Now don’t take that literally— I don’t mean to say that I’m permanently biologically cured of cancer.  Because I’m not, and probably never will be, unless by some sweet stroke of luck I die of a stroke 50 years from now and they  say “Well, it looks like he really was cured of that brain cancer after all!”

What I mean to say is that I literarily cured my cancer.  I wanted to see, to hear and imagine and feel what it would be like to be told that I was cured.  As in, the doctor closes a binder on his desk and says: “Go home.  There’s nothing else we can do for you here, because you’re fine.  You’ve got nothing at all to worry about any more.  Have a great weekend, and if I ever see you again it’ll be at that taco place you told me about in Redondo.  Their carnitas is fantastic.”

I wrote something like this (well, a slightly different version with less taco talk and a bit more suspense) about two weeks ago.  To try it on, to see how it felt.

It felt good.  So good, in fact, that the instant I pressed the “.” key, I started to weep like an old Italian lady.  I completely lost my shit, that’s how good it felt.  It felt so good that I was, in that instant, actually pretty much cured.

So when I went to the hospital for my MRI one early morning early this week, I felt an odd and totally new sense of anticipation swirling about me.  I love going to my hospital (all they ever do is things that make me not die), so I’m always excited to be there.  But this time I felt like I was going to a movie, or a show, that everyone was telling me would completely change my life.  Save my life, in fact.  I was excited.  It was weird.  Weirdly wonderful.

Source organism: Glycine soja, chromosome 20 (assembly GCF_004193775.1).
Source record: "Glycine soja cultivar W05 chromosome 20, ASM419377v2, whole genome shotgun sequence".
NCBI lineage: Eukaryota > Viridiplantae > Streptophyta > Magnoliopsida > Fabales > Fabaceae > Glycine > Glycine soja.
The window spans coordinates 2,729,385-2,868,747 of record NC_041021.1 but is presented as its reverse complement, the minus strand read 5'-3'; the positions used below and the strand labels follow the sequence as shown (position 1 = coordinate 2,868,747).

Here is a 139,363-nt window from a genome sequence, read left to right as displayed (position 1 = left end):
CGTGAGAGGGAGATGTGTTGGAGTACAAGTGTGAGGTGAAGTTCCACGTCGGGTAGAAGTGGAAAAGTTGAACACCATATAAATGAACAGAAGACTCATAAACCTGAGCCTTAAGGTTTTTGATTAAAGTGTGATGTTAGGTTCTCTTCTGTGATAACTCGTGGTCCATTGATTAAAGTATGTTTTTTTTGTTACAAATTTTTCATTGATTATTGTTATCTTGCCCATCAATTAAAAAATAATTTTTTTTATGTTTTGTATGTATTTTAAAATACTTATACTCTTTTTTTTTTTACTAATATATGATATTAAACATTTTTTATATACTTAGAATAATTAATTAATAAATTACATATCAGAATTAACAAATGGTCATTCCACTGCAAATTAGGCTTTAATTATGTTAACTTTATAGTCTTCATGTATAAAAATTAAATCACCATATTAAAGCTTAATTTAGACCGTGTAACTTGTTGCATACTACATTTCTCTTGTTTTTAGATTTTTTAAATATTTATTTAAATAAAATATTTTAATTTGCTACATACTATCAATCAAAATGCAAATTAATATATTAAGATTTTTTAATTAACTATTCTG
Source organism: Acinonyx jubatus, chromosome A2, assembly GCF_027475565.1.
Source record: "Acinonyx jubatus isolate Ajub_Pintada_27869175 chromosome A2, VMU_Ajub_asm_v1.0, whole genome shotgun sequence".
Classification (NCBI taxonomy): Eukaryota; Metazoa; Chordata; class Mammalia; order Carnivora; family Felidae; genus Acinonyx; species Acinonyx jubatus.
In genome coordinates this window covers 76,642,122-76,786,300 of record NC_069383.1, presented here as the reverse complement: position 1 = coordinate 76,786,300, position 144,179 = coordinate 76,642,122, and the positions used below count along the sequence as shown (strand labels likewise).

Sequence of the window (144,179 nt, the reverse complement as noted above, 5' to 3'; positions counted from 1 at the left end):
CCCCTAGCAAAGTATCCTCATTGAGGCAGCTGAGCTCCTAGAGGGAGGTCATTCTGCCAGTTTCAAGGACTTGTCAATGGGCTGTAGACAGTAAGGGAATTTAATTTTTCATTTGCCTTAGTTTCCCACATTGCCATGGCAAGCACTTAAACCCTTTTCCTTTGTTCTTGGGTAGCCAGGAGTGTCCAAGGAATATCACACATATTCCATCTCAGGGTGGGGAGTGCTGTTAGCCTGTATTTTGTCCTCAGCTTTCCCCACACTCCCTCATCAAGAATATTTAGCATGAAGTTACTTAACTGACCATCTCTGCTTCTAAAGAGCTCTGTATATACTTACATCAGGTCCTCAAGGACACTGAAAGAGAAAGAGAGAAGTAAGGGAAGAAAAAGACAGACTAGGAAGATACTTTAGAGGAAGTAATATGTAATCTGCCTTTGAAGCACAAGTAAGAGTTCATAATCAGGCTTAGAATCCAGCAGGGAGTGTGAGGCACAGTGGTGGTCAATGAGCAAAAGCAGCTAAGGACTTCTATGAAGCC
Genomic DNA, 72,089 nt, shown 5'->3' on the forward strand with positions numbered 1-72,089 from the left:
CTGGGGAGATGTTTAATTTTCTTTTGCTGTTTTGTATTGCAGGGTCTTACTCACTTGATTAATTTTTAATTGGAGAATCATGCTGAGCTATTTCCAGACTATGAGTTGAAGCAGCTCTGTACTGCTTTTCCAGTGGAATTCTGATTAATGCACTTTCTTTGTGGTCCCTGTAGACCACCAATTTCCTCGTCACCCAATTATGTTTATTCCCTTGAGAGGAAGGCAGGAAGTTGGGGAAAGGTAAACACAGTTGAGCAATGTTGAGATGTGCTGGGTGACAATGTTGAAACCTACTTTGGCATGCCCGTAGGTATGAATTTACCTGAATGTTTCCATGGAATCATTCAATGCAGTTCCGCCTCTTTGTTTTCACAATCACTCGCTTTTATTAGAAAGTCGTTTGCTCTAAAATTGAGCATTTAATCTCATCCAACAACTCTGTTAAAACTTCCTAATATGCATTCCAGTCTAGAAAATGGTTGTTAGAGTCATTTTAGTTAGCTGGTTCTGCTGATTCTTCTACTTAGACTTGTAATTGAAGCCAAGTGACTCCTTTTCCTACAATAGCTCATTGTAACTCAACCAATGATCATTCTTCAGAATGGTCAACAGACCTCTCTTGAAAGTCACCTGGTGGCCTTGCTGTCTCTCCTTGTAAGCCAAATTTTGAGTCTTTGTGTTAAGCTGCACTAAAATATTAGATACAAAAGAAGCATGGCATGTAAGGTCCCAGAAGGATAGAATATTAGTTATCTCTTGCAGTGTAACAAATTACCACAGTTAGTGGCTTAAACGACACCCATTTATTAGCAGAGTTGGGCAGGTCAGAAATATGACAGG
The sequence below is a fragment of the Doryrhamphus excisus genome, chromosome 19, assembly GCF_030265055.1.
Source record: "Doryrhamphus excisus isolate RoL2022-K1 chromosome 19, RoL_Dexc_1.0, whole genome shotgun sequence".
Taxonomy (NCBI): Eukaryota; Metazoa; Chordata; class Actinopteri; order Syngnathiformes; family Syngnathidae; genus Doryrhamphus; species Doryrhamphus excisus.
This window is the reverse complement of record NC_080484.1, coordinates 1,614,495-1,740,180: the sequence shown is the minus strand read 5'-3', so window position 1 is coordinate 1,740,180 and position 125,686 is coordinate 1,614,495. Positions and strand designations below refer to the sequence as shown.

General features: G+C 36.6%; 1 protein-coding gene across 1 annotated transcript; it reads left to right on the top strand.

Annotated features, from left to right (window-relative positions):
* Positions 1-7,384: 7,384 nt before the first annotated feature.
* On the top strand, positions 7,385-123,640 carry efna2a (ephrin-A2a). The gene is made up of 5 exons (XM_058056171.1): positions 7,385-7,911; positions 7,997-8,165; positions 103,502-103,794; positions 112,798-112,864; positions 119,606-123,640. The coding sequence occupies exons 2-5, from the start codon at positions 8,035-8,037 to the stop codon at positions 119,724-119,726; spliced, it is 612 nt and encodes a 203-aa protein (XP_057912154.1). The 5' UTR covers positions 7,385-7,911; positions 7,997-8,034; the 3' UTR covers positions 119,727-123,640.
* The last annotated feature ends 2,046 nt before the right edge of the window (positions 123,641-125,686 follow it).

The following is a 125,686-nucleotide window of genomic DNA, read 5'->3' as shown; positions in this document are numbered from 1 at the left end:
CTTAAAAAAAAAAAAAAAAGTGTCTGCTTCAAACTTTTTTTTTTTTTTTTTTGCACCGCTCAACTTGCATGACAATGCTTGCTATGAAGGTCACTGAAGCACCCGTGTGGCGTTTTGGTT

So while I sat in my underpants in the waiting room of the Mark Taper Imaging Center, I scribbled this in my notebook:

journal 1

journal 2

journal 3

journal 4

And it was.

And I am.

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So that’s what art can do.  Thank god I stupidly chose to be an English major.

Incidentally, I made sure to mention all of this to my doctor, since he’s been kindly following the progress both of my brain and what it’s working on.  I told him how he totally blew a huge dramatic opportunity by not telling me that either I was cured, or was gonna die in like 3 minutes.

He laughed.  So did I.

Next time I go in there with a few pages of scripted dialogue that we both have rehearsed in advance.

******************************
PS:  If you’ve got the cancer, and you’re worried about it, try writing about it.
Write anything.
And if you don’t know where to start, try just writing the word “cancer” with an exclamation point after it as many times as it takes to make you laugh out loud at least once.
Cancer!  Cancer!  Cancer!  (for me, it only took 3 times)

Then write whatever else comes to mind.
Because there will be something.
And it’ll probably be good for you to let it out.